Down, not out

By Kelsey Par - Staff Reporter

Theresa Hill knows what it's like to be homeless.

Thirty years ago, Hill and her ex-husband owned their own home, had two cars, made over $100,000 per year and were living the so-called American Dream.

In 1994, Hill became "burnt out" from working the same job, doing the same monotonous tasks, and coming home after long days of work to raise her three children virtually by herself.

This, among other things, led to her divorce from her husband.

"I just fell out of love with him [her husband] and I was sober at the time. It's not like I was thinking crazy or anything, I just couldn't stand his negativity," Hill said.

Soon after, she began using drugs and drinking after a six-year streak of sobriety.

"Our marriage fell apart and I ended up losing everything. I started drinking again and slipped into drug abuse. Instead of anyone helping me, they labeled me as a thief and a drug addict and just turned their backs on me," she said.

Hill then lost her home and had nowhere to go.

"I was so depressed that I didn't even care that I had lost my house. I looked forward to being homeless to be honest, because I had never been homeless. I thought it would be a new adventure because at that point, anything was better than the depression I felt," she said.

She soon discovered the realities about homelessness and the harsh conditions the streets of Seattle had to offer.

Hill was only one of an estimated 11,000 homeless people in King County.

According to a recent study from the King County Coalition on Homelessness, 4,505 people in King County were living on the streets in 2016, 3,200 in shelters, and 2,983 living transitionally - couch surfing or moving from place to place.

Their 2016 annual report showed that hundreds of people are living without basic overnight shelter and the overall increase in homeless continues to rise by an estimated 18 percent per year.

A majority of the homeless population resides in Seattle, but due to the high cost of living, people continue to leave the city.

"The federal government has been pushing human resources into the main city. As income inequality has happened over the past 10 years, people have moved out to the suburbs, but the resources haven't followed," said State Rep. Mia Gregerson, D-33rd district.

Many of the people living in South King County have limited access to health care, homeless shelters and food banks.

Shelters are full every night and those who are lucky enough to get in will most likely sleep on the floor and will have to be back out on the street with their belongings before 7 a.m., according to the Coalition on Homelessness.

"Most of the homeless people you see on the street are facing drug problems and mental health issues," Rep. Gregerson said.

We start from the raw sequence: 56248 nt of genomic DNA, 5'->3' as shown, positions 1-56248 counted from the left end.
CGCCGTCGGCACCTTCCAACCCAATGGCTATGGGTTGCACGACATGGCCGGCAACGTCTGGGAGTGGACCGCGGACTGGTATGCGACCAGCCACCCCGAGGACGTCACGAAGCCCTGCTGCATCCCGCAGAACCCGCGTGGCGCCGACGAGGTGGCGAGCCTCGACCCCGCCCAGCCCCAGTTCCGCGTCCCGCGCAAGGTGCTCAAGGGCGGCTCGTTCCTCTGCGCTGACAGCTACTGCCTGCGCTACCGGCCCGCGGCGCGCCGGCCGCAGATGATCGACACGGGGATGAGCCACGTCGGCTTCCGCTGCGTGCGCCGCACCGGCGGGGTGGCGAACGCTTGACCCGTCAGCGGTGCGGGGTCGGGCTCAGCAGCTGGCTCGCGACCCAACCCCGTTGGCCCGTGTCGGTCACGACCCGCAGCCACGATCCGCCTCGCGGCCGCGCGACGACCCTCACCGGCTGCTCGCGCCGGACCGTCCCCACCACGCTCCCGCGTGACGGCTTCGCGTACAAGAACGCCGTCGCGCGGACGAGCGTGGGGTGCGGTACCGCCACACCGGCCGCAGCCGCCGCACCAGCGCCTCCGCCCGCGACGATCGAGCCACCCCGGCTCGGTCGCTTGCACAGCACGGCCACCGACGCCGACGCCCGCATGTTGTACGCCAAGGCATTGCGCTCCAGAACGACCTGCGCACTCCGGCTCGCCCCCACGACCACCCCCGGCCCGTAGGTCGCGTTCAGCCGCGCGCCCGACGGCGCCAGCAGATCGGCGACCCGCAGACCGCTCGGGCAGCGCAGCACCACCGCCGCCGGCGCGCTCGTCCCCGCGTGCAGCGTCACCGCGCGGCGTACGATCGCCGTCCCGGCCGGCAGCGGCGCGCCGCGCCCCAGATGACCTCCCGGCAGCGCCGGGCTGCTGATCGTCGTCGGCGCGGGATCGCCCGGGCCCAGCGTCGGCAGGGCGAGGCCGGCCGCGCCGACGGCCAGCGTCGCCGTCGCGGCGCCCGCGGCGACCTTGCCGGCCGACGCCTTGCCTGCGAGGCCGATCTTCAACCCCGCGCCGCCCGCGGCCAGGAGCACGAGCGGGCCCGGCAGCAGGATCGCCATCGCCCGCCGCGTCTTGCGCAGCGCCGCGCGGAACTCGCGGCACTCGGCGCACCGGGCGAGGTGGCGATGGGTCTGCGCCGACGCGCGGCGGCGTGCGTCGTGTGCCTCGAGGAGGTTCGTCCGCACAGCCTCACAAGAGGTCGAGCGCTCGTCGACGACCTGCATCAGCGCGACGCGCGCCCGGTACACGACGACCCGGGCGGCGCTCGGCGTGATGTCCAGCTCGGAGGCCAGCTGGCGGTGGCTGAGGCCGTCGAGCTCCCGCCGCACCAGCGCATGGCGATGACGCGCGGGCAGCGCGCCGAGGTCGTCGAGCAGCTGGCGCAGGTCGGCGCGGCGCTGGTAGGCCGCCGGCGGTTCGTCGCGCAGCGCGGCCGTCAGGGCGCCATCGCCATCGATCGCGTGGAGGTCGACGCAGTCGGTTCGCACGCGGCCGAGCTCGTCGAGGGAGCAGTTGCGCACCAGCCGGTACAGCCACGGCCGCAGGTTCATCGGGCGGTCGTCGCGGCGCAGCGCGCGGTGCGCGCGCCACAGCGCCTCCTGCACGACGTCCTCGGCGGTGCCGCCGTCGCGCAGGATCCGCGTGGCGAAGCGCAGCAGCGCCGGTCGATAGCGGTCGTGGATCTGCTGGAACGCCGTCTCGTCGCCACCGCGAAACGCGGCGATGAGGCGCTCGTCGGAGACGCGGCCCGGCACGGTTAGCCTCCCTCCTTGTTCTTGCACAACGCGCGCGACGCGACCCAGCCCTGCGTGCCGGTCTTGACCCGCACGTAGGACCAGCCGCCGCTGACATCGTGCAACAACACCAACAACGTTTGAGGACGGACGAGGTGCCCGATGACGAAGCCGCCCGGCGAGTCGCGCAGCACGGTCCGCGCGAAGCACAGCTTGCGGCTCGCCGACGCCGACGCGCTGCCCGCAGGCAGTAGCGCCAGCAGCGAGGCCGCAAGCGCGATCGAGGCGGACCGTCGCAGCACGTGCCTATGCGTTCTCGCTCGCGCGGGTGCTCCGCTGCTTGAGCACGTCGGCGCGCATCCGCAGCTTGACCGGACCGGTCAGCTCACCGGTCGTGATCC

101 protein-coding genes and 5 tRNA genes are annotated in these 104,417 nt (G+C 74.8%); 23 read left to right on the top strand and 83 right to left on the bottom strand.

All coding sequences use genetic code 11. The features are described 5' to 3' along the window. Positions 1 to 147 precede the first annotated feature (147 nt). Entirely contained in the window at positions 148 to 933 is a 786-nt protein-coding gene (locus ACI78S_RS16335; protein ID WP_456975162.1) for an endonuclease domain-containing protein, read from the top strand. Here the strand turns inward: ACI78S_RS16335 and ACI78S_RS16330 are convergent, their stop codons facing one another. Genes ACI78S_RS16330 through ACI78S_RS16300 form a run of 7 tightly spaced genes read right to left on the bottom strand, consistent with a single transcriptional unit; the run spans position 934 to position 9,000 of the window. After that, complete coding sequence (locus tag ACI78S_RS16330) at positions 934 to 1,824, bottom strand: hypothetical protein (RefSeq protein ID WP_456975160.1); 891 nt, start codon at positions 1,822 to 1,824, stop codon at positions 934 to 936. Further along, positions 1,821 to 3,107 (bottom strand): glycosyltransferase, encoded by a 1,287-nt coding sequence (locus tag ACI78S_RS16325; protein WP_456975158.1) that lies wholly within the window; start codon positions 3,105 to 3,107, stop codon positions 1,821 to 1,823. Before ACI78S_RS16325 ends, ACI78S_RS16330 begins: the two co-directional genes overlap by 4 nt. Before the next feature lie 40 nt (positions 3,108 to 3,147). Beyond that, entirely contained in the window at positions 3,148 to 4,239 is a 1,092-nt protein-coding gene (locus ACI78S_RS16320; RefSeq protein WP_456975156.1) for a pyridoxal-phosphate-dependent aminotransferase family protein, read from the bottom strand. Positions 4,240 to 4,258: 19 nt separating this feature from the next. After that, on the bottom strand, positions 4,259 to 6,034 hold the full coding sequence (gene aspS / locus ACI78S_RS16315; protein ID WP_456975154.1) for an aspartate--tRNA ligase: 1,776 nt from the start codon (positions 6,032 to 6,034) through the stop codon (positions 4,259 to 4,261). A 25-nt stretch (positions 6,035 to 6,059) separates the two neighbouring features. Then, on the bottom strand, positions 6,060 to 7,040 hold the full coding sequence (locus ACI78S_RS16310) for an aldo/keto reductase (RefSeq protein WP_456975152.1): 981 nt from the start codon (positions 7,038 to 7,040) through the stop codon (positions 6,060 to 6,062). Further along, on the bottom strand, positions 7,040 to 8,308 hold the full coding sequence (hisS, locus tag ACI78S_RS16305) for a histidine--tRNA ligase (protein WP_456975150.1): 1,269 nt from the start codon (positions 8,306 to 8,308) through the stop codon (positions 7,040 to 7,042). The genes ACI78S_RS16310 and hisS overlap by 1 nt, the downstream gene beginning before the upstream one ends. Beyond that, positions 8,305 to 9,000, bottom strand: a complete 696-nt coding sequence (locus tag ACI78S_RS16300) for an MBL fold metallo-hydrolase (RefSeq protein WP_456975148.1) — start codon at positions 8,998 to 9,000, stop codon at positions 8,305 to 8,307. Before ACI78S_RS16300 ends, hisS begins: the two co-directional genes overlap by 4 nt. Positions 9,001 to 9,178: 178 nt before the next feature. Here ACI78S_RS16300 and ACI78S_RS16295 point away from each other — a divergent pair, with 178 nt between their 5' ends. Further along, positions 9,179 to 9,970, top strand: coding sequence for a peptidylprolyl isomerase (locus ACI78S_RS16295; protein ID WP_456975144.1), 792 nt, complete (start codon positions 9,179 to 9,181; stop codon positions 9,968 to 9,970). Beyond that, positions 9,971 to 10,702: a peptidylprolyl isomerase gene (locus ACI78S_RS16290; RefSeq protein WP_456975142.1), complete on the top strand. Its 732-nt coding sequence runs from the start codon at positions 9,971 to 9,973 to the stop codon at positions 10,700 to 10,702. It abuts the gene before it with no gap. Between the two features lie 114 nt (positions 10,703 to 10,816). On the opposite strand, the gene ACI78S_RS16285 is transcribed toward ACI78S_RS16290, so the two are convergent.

Hill was just one of the many homeless people battling with substance abuse.

She consistently used drugs for the 10 years that she lived without a home.

Instead of holding up cardboard signs and asking people for money, she collected cans, scrap metal and sold meth and heroin.

"Being homeless was a full-time job in itself," Hill said.

She said that although she didn't have any responsibilities, she was constantly moving around.

"It was a daily struggle because you never really get anywhere when you're homeless. It was just a total beat down. I was constantly trying to figure out where I was going to go to the bathroom, what I was going to eat, where I was going to get cleaned up at, how I was going to get money, and how I was going to get drugs," Hill said.

After several years of this, Hill decided that she didn't want to live on the streets anymore.

"When I finally decided that I didn't want to be homeless anymore, I didn't know how to get a job or anything at that point," she said.

"I was so downtrodden and feeling so lonely about myself that I just started selling drugs. It was the only way I could get myself out of it."

Hill saved enough money to move into a small apartment in SeaTac where she sold drugs and lived for the next 10 years.

"I went through 10 years of that [selling drugs] before I finally got arrested by the feds just two years ago. I was looking at a 10-year mandatory minimum in prison, but instead I got accepted into drug court and I went to intensive outpatient treatment," Hill said.

After successfully completing treatment and drug court, she started going to an asset class through the Catholic Community Services where they hired her as a front desk associate upon graduation.

"They are truly amazing people [her co-workers] and they've helped me turn my life back around," Hill said.

Hill said she feels unfulfilled at times and still struggles with depression, but she is thankful for her sobriety, what she has and that she got a second chance.

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